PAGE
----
Friday, July 5, 2013

Frozen in time



By: George Lee Cunningham



Sculpted oil workers stand frozen in time on a hill above the city and port they helped to build. You can visit the sculpture — and get a great view of Long Beach — at Skyline Drive and Dawson Avenue in Signal Hill.
Friday, July 5, 2013

Are You Listening?



By: George Lee Cunningham


Virtually every married woman I have ever met has the same complaint about her husband. He just doesn’t listen.

I am no exception to this rule. As a matter of fact, I may be the poster child for this rule, or so my wife claims.

There are a lot of things men can say about not listening to their wives – most of which will get them in trouble quicker than a lightning bolt can fry a pine tree. And because we are not nearly as stupid as we sometimes seem, most men don’t actually say these things to their wives.  They just think these thoughts – or share them with other men. Thoughts like:

Well, women feel a need to talk, whether there is anything to say or not, so you have to tune them out or you are in this endless loop of female trivia.

Or, I am aware that she is talking, and I am listening, but I’m not really paying attention – kind of like when you’re squeezing the tomatoes in the produce section while the supermarket sound system is playing the Living Strings version of “Some Enchanted Evening.” You hear it, but it’s […]


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Friday, June 21, 2013

Signing Off on KABOOM



By: Reader Publishing Group



Author George Lee Cunningham spends a Sunday afternoon signing copies of his new book, chatting with old friends, eating cake, and drinking — what else? — KABOOMS. (photo by Natalie Shore)

Author George Lee Cunningham spends a Sunday afternoon signing copies of his books, chatting with old friends, eating cake and drinking — what else? — KABOOMS. To find out how you can order your own copy of KABOOM go to www.readerpublishing.com — photo by Natalie Shore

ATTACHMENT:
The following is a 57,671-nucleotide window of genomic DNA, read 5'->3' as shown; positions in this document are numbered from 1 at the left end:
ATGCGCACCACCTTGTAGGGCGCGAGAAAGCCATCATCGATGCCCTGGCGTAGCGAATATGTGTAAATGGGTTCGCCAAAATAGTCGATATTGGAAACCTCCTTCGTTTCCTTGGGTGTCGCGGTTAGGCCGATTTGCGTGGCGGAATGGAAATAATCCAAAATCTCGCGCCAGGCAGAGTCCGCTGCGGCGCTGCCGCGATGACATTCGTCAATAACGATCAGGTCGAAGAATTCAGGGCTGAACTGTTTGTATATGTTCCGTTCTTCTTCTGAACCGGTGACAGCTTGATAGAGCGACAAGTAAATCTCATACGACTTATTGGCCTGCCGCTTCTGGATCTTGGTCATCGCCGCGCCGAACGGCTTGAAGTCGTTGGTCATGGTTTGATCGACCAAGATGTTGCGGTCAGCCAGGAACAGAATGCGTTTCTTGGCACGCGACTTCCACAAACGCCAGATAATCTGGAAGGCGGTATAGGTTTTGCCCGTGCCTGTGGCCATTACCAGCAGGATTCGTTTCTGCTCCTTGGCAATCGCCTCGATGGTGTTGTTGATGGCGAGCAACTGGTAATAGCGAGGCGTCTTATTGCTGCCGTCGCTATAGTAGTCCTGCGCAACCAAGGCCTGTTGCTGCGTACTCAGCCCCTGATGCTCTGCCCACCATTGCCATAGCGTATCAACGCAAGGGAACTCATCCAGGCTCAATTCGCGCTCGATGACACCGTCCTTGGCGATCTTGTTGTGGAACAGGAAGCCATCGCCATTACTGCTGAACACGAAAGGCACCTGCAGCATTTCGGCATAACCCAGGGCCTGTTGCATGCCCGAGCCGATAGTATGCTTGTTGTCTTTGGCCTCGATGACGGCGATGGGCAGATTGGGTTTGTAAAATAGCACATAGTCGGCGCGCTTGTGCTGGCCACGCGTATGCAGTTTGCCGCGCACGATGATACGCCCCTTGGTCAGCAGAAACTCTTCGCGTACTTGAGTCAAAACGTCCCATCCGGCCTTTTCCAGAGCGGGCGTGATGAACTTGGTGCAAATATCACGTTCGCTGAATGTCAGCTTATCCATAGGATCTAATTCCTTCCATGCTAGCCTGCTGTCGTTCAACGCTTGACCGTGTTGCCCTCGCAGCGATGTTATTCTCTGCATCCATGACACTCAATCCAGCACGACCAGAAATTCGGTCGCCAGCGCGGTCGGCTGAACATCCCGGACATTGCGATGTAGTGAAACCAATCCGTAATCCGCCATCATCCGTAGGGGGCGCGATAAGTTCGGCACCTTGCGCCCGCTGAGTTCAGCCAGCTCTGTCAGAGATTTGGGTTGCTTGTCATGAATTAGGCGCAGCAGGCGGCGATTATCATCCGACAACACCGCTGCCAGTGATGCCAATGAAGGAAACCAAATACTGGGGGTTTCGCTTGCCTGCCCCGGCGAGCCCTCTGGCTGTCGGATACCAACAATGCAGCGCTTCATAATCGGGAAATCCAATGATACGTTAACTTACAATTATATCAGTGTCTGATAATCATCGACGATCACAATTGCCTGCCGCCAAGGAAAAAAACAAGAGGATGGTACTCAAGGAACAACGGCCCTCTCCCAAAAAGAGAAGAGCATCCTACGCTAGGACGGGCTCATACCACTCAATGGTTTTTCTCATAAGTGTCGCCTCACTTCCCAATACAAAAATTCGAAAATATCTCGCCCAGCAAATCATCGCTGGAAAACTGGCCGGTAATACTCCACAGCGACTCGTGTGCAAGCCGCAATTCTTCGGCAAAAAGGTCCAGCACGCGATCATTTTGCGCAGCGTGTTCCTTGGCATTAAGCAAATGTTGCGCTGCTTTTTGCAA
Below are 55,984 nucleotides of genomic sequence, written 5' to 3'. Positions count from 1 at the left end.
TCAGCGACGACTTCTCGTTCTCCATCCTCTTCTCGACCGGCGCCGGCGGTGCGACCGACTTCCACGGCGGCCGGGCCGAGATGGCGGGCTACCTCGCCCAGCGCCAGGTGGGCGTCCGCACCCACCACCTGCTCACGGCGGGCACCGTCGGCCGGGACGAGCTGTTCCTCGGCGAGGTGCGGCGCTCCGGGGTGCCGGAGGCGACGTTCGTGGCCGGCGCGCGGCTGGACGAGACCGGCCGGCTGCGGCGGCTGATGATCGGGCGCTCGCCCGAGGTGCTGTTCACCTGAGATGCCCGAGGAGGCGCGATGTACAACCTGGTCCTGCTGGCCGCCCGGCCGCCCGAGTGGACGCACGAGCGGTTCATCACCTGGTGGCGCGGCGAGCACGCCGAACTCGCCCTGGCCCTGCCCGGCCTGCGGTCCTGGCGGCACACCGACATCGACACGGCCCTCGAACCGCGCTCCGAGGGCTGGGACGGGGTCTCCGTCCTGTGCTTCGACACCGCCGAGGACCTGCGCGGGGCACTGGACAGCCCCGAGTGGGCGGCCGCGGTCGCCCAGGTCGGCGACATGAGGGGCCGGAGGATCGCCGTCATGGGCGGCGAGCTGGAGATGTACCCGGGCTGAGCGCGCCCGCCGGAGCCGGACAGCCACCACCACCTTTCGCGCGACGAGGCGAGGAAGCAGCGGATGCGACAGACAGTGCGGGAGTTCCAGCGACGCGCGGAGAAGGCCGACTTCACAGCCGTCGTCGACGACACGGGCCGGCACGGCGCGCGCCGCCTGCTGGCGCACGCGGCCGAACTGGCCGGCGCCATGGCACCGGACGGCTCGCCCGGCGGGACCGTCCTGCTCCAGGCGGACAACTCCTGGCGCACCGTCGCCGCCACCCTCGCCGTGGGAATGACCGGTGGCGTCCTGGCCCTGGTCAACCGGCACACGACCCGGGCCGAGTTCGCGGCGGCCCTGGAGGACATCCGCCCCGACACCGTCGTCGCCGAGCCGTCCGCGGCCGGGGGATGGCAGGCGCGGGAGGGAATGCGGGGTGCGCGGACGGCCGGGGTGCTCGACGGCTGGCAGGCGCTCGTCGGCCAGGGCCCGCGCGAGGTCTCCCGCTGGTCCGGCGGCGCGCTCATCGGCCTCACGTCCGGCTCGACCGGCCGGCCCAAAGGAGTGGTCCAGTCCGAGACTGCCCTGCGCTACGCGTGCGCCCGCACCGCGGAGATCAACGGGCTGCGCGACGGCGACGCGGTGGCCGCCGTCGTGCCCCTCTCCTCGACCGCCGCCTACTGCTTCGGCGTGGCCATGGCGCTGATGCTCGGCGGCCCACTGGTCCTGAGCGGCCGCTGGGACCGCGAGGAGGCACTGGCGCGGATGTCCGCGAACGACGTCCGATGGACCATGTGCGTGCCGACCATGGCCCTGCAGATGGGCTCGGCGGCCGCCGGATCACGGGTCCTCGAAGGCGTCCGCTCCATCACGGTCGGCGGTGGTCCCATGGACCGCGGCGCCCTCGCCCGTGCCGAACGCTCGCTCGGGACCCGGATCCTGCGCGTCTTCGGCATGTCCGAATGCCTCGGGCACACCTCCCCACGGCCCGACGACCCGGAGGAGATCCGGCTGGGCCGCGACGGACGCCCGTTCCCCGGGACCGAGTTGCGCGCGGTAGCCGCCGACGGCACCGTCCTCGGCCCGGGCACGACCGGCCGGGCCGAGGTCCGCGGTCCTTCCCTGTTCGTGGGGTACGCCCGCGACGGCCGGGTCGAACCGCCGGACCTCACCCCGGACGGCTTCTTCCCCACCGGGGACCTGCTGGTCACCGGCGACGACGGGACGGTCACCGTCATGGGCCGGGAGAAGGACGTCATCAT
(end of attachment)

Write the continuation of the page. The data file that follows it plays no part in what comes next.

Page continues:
Friday, June 21, 2013

FuturePorts: Looking for Answers



By: George Lee Cunningham


I spent the better part of a day this week at the FuturePorts conference in Long Beach. Here are some quick takeaways from the event – not necessarily what the speakers presented, but what I took from the discussion. And some of my takeaways were not from the speakers themselves, but from some of the other attendees at the event. If you were there – and even if you were not – feel free to add your own.

Here goes:

• Folks are busy trying to build a port infrastructure that will last 30 years in a world that is rapidly changing. How much of that infrastructure will still be relevant 10 or 20 years from now? Huge mega-container ships are the big deal now, but just how far should ports go and how much money should they spend to remake themselves to accommodate the bigger ships?

• Two decades later, we are still talking about terminal turn times – the time it takes a trucker to arrive at a terminal, wait in line, conduct his business and be on his way. At issue is that we have one of the most structured workforces in the […]


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Friday, June 21, 2013

Waiting and Watching: In the Path of a Tsunami



By: Ken Cable


About a dozen of us stood looking out to sea from the third floor overlook at Paki Maui resort waiting for the wave to materialize from out of the blackness.  It was October 27, 2012. We had just learned that a 7.7 earthquake had hit off Canada’s west coast and that a huge tsunami was rolling across the Pacific Ocean and would collide with Maui at precisely 10:28 p.m.  The expected height of the surge was estimated at five-and-a-half feet – potentially devastating.

The Hawaiian Islands lie in the middle of the Pacific Ocean, farther from any continental land mass than any other island in any other ocean.  Viewed from that perspective, we were a forlorn little group huddled in a faraway place waiting for an angry tidal wave to surge over our seawall and sweep us away.  All we needed to complete the Hollywood scenario was for the Fire Goddess Pele to stir things up on Haleakala, Maui’s dormant volcano.